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The Night Country cover

I hope it is only cruel synchronicity and nothing more malign that causes me to learn, on the morning I decide to write this particular book review, of the deaths of seven teenagers in Troutman, North Carolina. The Tarheel teens had been joyriding in a car that was not theirs and, in an attempt to outrace a police car, lost control of the vehicle, went off the road, and hit a tree. All of them died.

A similar accident forms the sour, stricken heart of Stewart O'Nan's latest novel, The Night Country. A year prior to the opening of the novel, five teens in Avon, Connecticut, out cruising on Halloween, lose control of their car and crash into a tree. Three of them die instantly, one suffers severe brain damage, and one escapes relatively unscathed—at least physically. Taking place the following October 31st, the book examines, in heart-wrenching detail, twenty-four hours in the lives of the survivors.

In an intriguing narrative twist, we watch the story unfold through the "eyes" of Marco, one of the accident victims. He, along with Danielle and Toe, has returned to Avon as a—well, "spirit" is the best way to put it. Where they've been in the intervening months and what they've experienced—if anything—O'Nan (probably wisely) ignores. Certain occult "laws" govern the spirits. Whenever a living person thinks or speaks about the dead trio, they are drawn to that person, instantaneously crossing whatever physical distance is between them. They cannot manifest themselves to people, but animals are aware of their presence. They can hear what the living are saying, they can perceive their thoughts, and they can ride along in cars. This point-of-view trick gives the reader first-person recollections of the accident itself and omniscient insight into the minds of the living at the same time.

The spirits are particularly interested in three townspeople. The first is Brooks, an ex-Marine cop who discovered the accident last Halloween. He's keeping a secret close to his chest, and like the worm in the apple, it's eating him alive from the inside. He knows he needs to get as far away from Avon as he can, but he's stuck in suburban inertia and can't make that initial move. The second is Tim, the unharmed survivor, Danielle's former boyfriend, who is beginning to think that he might not want to live in a world that doesn't have her in it. The third is Nancy Sorenson, the mother of the brain-damaged Kyle. Kyle had been a rebellious teen, a death-metal-headbanger and a small-time drug dealer/abuser. Now he has been lobotomized back to the mental level of a four year old and cannot even button his own shirts. Nancy's portrayal is the most painful, since she is still trying to come to grips with her unwanted role as zombie caretaker. She both loves and despises Kyle. She realizes he will never get better, and she will never be able to do anything else with her life. She knows everyone else in town talks about her, and even her marriage is feeling the strain.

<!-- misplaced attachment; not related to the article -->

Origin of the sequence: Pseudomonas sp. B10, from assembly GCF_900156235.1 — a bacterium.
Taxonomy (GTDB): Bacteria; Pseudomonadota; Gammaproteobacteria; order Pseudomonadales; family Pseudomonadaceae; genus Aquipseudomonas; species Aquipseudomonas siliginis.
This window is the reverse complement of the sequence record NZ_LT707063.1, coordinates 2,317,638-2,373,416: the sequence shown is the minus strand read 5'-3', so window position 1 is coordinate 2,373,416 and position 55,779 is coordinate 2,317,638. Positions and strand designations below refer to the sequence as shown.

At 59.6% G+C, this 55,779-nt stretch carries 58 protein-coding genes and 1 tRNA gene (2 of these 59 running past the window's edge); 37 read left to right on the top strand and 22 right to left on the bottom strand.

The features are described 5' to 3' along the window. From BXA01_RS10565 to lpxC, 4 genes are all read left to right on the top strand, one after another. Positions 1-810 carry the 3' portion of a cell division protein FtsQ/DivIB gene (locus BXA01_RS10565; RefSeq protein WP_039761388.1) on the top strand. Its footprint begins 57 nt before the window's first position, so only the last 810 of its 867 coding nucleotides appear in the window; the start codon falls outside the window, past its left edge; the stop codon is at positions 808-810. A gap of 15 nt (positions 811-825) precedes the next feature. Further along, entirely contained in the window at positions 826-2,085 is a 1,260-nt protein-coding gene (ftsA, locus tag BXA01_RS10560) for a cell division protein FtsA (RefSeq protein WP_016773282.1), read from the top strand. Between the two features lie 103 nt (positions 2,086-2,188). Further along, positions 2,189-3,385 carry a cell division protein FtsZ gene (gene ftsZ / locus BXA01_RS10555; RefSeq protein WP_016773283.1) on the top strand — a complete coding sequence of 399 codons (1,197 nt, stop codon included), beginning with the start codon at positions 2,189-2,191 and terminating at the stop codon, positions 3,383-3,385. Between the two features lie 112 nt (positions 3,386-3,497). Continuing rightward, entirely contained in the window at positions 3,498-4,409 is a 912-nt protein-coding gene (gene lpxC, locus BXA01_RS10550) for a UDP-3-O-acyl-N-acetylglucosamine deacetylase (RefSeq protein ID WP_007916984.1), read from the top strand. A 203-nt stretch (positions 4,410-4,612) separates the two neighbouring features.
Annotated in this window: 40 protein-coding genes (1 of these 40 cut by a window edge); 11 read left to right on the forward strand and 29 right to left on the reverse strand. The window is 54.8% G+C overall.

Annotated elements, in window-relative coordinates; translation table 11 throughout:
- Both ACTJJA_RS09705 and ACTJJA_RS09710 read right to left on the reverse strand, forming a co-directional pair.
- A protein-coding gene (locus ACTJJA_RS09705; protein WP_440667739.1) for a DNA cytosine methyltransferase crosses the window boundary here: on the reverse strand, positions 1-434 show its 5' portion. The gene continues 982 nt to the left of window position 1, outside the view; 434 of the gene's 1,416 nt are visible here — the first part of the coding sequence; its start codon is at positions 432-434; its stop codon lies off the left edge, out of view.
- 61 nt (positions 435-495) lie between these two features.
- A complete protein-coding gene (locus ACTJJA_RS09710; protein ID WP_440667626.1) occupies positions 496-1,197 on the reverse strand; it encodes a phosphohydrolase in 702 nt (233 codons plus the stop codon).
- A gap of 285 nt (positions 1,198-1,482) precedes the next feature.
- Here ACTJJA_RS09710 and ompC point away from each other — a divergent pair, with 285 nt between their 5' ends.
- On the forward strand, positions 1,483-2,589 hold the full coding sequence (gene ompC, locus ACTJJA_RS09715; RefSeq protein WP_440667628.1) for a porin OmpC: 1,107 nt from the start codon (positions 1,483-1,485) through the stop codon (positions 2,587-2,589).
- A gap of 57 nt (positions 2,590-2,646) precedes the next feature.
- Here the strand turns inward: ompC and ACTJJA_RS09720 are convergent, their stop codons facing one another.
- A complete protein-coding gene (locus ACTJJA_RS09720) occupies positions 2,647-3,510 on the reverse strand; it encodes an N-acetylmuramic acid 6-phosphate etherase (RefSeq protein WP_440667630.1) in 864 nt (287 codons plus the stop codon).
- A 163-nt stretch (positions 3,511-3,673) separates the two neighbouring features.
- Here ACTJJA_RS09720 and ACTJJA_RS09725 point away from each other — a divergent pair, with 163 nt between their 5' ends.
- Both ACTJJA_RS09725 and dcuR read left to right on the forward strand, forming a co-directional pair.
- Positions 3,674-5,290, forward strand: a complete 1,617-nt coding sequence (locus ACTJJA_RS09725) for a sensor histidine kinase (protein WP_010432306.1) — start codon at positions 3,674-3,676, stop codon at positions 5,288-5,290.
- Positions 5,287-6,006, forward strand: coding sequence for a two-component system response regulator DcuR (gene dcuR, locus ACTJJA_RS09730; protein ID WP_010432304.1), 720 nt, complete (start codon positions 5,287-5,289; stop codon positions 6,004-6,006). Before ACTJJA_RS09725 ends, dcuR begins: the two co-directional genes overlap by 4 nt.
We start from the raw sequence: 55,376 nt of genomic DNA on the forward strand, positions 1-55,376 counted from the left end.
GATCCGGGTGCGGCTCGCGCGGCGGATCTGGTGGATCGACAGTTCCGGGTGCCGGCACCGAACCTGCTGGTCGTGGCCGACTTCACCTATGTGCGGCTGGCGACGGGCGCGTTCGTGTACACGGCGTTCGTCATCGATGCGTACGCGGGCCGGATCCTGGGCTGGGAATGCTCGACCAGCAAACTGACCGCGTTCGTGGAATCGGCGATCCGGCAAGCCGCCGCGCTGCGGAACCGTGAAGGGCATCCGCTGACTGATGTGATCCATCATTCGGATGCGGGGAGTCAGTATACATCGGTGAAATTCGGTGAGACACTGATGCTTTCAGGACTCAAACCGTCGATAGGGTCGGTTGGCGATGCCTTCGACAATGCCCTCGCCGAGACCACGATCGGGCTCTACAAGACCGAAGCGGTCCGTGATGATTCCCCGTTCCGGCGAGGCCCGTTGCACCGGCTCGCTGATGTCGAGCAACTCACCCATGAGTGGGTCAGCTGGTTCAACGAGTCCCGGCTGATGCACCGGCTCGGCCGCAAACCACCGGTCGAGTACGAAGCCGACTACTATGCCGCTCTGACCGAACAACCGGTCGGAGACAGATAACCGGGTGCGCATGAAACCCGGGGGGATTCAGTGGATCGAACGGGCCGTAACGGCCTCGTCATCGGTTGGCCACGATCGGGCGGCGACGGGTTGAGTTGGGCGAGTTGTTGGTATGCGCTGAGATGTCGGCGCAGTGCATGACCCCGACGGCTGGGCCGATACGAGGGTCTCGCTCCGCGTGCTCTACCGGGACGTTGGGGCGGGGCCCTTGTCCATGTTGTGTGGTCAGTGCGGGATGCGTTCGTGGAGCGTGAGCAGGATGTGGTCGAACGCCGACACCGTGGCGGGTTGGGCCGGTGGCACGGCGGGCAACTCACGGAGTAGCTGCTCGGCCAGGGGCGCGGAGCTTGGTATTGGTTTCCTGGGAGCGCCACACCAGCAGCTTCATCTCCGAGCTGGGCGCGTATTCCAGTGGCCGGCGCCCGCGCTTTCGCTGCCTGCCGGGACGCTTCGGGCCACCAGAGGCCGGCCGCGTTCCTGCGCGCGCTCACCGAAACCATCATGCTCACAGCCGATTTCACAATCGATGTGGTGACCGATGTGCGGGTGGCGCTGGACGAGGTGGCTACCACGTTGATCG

The intriguing question is how much responsibility the spirits have for the tragedies that ensue this particular Halloween. (Bad things happen, but I'm trying not to include any spoilers.) The spirits genuinely seem to have affection for their friends, yet there are hints sprinkled throughout they may have returned in order to exact a "sacrifice." One of the spirits alludes to the movie The Wicker Man, which is also centered on ritual sacrifice. (Interestingly, we learn the least about Marco, the narrator. At one point, he says, essentially, "This is the story I'm telling, and I can leave out what I want to leave out.")

O'Nan deliberately invokes the small-town feel of Ray Bradbury's early work, especially Dandelion Wine and Something Wicked This Way Comes (the novel is dedicated to Bradbury). The opening passages, especially, utilize prose poetry to conjure the swirling, slightly chaotic atmosphere of Halloween (although spiced with a contemporary, ironic tone):

It's the best time of year up here, the only season you want from us, our pastoral past—witch hunts and woodsmoke, the quaintly named dead in mossy churchyards. Never mind that it's all gone, the white picket fences easy-to-clean vinyl, the friendship quilts stitched in the Dominican, this is still a new England, garden-green, veined with black rivers and massacres.

The Night Country has made 2003's top ten dark fiction list from some genre reviewers, most notably Paula Guran in her Darkecho newsletter. Although told from the point of view of ghosts, The Night Country is less a meditation on the supernatural than a lyrical and claustrophobic hymn to small-town life and the resonant effects of loss.




Scott H. Urban is a freelance writer living, appropriately enough, in the Cape Fear region of the east coast. His work has appeared in numerous anthologies, both in print and on-line. His dark verse has been collected as Sporting on Graves, Skull Job, and Night's Voice. With Martin Greenberg, he co-edited the DAW anthology The Conspiracy Files. His horror collection Blood Show will be published later this year. You can send him email at Scotturbans@aol.com.
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